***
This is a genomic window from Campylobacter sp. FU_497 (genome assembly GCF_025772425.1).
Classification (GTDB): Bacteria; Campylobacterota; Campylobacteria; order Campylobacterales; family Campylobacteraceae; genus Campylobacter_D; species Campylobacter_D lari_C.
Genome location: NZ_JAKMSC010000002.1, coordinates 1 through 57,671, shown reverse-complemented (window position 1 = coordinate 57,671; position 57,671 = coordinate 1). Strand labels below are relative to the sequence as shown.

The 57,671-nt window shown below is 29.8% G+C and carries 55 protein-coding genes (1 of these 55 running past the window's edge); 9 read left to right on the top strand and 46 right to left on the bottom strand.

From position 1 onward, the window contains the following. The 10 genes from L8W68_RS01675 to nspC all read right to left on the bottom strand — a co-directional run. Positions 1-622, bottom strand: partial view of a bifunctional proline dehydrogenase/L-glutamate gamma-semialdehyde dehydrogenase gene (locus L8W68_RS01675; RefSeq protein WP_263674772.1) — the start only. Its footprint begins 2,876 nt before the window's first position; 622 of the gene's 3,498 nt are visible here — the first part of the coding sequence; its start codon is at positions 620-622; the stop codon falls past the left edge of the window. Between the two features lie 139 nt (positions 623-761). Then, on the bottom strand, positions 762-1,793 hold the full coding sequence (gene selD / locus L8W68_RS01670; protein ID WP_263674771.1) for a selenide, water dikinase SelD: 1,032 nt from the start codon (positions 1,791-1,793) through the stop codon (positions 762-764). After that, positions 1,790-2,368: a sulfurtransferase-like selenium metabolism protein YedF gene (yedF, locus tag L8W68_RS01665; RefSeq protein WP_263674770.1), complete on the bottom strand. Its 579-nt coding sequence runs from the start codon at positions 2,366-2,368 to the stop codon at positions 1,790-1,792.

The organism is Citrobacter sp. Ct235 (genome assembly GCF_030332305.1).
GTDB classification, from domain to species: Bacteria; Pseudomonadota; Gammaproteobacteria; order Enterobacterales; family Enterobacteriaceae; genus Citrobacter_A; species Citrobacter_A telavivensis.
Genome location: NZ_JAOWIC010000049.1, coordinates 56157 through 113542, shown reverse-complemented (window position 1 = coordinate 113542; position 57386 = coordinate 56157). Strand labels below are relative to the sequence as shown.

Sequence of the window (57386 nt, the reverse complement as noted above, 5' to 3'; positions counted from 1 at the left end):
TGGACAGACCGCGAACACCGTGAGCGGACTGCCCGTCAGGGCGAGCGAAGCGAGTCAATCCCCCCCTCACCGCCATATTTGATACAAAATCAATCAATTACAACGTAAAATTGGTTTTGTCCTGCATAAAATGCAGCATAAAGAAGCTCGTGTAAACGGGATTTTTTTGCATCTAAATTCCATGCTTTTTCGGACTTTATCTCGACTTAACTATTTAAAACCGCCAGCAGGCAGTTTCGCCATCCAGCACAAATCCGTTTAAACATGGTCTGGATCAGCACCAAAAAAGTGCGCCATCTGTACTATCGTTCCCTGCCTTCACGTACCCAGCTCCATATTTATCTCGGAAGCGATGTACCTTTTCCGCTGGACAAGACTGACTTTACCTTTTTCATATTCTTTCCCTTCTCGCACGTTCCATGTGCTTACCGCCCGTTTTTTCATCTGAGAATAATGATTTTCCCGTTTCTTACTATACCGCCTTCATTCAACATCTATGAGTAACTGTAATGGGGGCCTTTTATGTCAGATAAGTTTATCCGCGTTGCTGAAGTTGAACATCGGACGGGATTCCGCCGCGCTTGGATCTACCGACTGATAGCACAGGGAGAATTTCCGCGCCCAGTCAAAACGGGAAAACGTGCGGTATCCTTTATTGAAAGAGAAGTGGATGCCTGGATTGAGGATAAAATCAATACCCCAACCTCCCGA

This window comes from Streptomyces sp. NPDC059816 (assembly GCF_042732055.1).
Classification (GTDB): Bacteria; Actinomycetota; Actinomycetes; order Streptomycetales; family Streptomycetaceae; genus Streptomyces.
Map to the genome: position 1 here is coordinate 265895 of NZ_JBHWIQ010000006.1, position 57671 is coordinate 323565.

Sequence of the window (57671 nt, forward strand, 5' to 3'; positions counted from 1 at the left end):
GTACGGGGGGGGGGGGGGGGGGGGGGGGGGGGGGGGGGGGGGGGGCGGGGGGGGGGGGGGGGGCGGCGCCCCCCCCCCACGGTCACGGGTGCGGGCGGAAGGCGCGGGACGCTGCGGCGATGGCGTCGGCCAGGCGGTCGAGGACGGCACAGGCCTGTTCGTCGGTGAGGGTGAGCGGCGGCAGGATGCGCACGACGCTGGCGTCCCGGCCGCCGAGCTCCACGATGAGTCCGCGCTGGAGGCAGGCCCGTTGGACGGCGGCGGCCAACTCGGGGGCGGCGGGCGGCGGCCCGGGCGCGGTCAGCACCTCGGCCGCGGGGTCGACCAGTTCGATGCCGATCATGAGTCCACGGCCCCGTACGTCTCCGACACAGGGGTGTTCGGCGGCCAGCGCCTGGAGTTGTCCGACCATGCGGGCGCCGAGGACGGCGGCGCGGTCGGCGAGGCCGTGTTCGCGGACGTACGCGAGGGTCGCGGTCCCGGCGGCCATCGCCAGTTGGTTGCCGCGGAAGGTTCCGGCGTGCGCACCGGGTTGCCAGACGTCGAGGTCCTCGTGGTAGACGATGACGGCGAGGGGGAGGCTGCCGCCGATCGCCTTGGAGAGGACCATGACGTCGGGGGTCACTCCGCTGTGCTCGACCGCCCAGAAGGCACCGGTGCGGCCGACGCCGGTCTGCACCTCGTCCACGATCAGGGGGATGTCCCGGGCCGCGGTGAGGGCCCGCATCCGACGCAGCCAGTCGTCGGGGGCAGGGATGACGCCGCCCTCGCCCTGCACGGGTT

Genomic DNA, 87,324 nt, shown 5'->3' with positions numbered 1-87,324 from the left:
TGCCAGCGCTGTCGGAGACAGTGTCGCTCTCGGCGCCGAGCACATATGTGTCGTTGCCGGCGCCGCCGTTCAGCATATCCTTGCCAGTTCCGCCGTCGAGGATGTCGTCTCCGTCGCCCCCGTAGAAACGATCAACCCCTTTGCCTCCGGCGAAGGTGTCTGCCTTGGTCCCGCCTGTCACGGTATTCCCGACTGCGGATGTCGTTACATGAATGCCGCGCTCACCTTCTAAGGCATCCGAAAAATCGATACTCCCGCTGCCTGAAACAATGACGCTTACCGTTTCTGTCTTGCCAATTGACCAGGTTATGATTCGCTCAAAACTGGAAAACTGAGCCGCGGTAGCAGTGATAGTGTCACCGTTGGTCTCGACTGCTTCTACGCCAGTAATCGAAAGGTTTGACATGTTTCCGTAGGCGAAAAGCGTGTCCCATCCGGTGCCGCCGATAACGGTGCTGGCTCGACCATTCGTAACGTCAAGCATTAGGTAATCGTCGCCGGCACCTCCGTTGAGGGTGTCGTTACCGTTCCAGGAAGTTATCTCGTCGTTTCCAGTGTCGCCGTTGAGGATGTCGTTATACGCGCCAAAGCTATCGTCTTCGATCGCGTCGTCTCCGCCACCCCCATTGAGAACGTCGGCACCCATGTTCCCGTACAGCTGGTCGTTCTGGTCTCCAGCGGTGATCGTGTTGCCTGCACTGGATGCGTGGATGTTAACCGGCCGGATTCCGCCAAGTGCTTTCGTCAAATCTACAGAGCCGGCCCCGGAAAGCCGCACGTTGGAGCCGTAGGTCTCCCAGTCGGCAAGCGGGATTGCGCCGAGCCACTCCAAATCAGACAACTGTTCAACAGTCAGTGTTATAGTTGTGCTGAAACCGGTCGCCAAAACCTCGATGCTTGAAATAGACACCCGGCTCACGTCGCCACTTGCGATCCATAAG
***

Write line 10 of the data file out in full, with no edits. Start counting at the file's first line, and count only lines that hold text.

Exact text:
TGGACAGACCGCGAACACCGTGAGCGGACTGCCCGTCAGGGCGAGCGAAGCGAGTCAATCCCCCCCTCACCGCCATATTTGATACAAAATCAATCAATTACAACGTAAAATTGGTTTTGTCCTGCATAAAATGCAGCATAAAGAAGCTCGTGTAAACGGGATTTTTTTGCATCTAAATTCCATGCTTTTTCGGACTTTATCTCGACTTAACTATTTAAAACCGCCAGCAGGCAGTTTCGCCATCCAGCACAAATCCGTTTAAACATGGTCTGGATCAGCACCAAAAAAGTGCGCCATCTGTACTATCGTTCCCTGCCTTCACGTACCCAGCTCCATATTTATCTCGGAAGCGATGTACCTTTTCCGCTGGACAAGACTGACTTTACCTTTTTCATATTCTTTCCCTTCTCGCACGTTCCATGTGCTTACCGCCCGTTTTTTCATCTGAGAATAATGATTTTCCCGTTTCTTACTATACCGCCTTCATTCAACATCTATGAGTAACTGTAATGGGGGCCTTTTATGTCAGATAAGTTTATCCGCGTTGCTGAAGTTGAACATCGGACGGGATTCCGCCGCGCTTGGATCTACCGACTGATAGCACAGGGAGAATTTCCGCGCCCAGTCAAAACGGGAAAACGTGCGGTATCCTTTATTGAAAGAGAAGTGGATGCCTGGATTGAGGATAAAATCAATACCCCAACCTCCCGA